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Re: cortex-m xml register descriptions for m-system
- From: Tristan Gingold <gingold at adacore dot com>
- To: Christopher Friedt <chrisfriedt at gmail dot com>
- Cc: Pedro Alves <palves at redhat dot com>, gdb-patches at sourceware dot org
- Date: Tue, 15 Dec 2015 12:44:20 +0100
- Subject: Re: cortex-m xml register descriptions for m-system
- Authentication-results: sourceware.org; auth=none
- References: <CAF4BF-RuPwFWfDa2Sp7MzYjF8bo1K3xb=jMThSpK4T7gTe+whQ at mail dot gmail dot com> <566F108D dot 1000401 at redhat dot com> <CAF4BF-TUH0V4=YY07u9n3q=dMecbjMr9cOrEm=2BDXeP3HrDQQ at mail dot gmail dot com>
> On 15 Dec 2015, at 00:11, Christopher Friedt <firstname.lastname@example.org> wrote:
> On Dec 14, 2015 1:55 PM, "Pedro Alves" <email@example.com> wrote:
>> On 12/14/2015 05:04 PM, Christopher Friedt wrote:
>>> Hi list,
>>> I've been using GDB and OpenOCD to debug ARM Cortex-M devices for
>>> quite a while. One thing that I always noticed when using OpenOCD is
>>> that the m-system registers are listed, which is *incredibly* useful
>>> for writing code on just about any Cortex-M microcontroller.
>>> Somewhat recently, Qemu has also begun to support Cortex-M based
>>> virtual devices, and it seems to be fairly usable.
>>> The down side, is that they do not expose the m-system registers,
>>> simply because binutils-gdb does not (at this time) have an XML file
>>> for them.
>>> Just to catch anyone up to speed who might be reading this, the
>>> m-system registers are
>>> MSP (main stack pointer)
>>> PSP (process stack pointer)
>>> PRIMASK (1-bit register that says if interrupts are enabled)
>>> BASEPRI (8-bit register that sets the NVIC base priority)
>>> FAULTMASK (1-bit register that says if fault interrupts are enabled)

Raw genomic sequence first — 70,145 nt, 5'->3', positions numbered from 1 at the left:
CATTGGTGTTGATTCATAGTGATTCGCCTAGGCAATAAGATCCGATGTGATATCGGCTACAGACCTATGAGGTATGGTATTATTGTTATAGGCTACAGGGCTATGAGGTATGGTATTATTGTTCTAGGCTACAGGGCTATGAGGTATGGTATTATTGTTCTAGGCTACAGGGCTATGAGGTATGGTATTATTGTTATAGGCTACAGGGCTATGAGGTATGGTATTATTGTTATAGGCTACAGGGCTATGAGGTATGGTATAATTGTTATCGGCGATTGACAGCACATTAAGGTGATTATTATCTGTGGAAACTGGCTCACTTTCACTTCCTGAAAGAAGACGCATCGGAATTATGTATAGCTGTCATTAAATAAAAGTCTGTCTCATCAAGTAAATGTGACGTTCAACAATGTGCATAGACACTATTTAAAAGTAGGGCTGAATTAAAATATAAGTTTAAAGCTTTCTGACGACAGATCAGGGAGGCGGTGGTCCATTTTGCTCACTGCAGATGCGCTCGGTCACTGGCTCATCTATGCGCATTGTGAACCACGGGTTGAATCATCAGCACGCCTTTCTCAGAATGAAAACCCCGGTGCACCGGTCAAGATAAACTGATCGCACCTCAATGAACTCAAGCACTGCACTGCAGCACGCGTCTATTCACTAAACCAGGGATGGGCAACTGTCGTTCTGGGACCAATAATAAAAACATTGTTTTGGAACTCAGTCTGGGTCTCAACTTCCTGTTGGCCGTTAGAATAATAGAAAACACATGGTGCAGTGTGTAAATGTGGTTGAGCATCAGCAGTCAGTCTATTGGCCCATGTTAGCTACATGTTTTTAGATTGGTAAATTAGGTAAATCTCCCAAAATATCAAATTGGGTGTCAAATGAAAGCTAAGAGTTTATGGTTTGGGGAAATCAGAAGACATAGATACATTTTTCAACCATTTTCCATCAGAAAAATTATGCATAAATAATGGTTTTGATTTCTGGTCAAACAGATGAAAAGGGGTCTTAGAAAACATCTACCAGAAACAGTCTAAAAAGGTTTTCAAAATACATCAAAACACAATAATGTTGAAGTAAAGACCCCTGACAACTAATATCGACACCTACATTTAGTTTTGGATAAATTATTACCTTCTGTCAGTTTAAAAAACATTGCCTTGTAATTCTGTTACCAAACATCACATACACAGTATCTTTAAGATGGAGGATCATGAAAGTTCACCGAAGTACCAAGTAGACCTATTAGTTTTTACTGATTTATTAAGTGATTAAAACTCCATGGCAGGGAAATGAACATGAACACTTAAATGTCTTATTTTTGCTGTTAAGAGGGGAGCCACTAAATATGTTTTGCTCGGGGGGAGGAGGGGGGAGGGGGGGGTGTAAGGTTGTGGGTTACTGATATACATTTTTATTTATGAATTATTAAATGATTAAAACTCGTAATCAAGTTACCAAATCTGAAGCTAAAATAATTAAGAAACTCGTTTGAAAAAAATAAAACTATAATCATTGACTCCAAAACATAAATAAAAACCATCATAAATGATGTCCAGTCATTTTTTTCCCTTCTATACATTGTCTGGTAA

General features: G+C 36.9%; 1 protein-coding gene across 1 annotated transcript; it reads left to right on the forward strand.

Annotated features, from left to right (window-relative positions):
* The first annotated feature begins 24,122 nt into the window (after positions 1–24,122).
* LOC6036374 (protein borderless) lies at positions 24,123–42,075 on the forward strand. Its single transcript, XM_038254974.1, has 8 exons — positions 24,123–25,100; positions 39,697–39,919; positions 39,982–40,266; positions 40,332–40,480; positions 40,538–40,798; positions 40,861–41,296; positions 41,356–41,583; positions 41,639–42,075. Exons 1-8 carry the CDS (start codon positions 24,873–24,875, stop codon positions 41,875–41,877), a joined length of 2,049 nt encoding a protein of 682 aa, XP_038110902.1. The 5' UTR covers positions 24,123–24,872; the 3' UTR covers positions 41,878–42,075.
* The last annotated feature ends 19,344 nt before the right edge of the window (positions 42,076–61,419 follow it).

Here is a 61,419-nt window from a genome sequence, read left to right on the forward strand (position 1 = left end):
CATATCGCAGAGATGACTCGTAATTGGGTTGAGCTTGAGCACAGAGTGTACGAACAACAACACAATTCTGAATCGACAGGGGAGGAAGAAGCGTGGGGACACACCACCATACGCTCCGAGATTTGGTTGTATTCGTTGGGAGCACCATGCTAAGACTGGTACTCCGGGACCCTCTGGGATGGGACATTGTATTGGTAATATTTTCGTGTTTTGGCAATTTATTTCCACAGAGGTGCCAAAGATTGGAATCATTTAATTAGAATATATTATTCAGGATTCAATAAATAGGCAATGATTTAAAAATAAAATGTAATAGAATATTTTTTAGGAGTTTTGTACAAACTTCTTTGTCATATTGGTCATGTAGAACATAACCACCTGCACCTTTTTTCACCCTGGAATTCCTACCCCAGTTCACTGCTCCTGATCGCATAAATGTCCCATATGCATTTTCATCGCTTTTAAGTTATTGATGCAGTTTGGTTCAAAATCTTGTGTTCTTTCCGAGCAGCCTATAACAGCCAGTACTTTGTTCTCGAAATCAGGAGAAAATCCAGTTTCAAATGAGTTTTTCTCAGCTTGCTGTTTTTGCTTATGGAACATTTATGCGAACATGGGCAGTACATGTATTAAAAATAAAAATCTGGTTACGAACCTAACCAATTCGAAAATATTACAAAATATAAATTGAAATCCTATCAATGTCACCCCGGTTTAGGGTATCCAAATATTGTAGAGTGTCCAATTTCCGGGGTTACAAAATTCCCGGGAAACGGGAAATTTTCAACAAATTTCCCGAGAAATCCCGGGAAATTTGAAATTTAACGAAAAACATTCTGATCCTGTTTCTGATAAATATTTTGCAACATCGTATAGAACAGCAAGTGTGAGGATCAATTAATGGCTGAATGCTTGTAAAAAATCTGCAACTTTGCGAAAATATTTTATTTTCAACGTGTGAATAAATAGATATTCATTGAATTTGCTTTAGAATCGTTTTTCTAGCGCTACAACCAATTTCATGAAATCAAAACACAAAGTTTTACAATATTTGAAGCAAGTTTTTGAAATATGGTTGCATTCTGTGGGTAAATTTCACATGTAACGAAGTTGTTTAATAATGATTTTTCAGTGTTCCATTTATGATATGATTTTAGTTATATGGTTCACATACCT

>>> CONTROL (3-bit register that indicates presence of FP, whether PSP is
>>> selected, and whether running in unprivileged mode)
>>> Now, these are "system" registers, and on a full blown microprocessor,
>>> it might be unusual to expose them, but on a microcontroller, it's
>>> quite important. The other debuggers that I have seen (IAR,
>>> specifically) also list the m-system registers along with the general
>>> purpose ones for Cortex-M.
>>> The following XML is sufficient to describe the m-system registers so
>>> that they appear to the GDB client.
>>> <feature name="org.gnu.gdb.arm.m-system">
>>> <reg name="msp" bitsize="32" type="data_ptr"/>
>>> <reg name="psp" bitsize="32" type="data_ptr"/>
>>> <reg name="primask" bitsize="1" type="int8"/>
>>> <reg name="basepri" bitsize="8" type="int8"/>
>>> <reg name="faultmask" bitsize="1" type="int8"/>
>>> <reg name="control" bitsize="3" type="int8"/>
>> Does GDB need to be aware of these registers at all? That is, does gdb
>> need to be aware of org.gnu.gdb.arm.m-system? Usually GDB needs to
>> be aware of specific registers if for instance Dwarf can refer to them.
>> Otherwise, the design of xml descriptions is such that you're free
>> to send any additional registers you want without a specific feature.
>> GDB will show them.
> Hmm... It's hard for me to say. The MSP and PSP are banked stack
> pointers, control instructs the core which stack pointer to use, and
> they are also tightly coupled to exception entry, so I would lean
> towards yes?
I do think so too.
I have just written a patch so that gdb unwinds correctly on cortex-m
exceptions, and this of course requires that gdb knows about at least
I plan to submit it early January.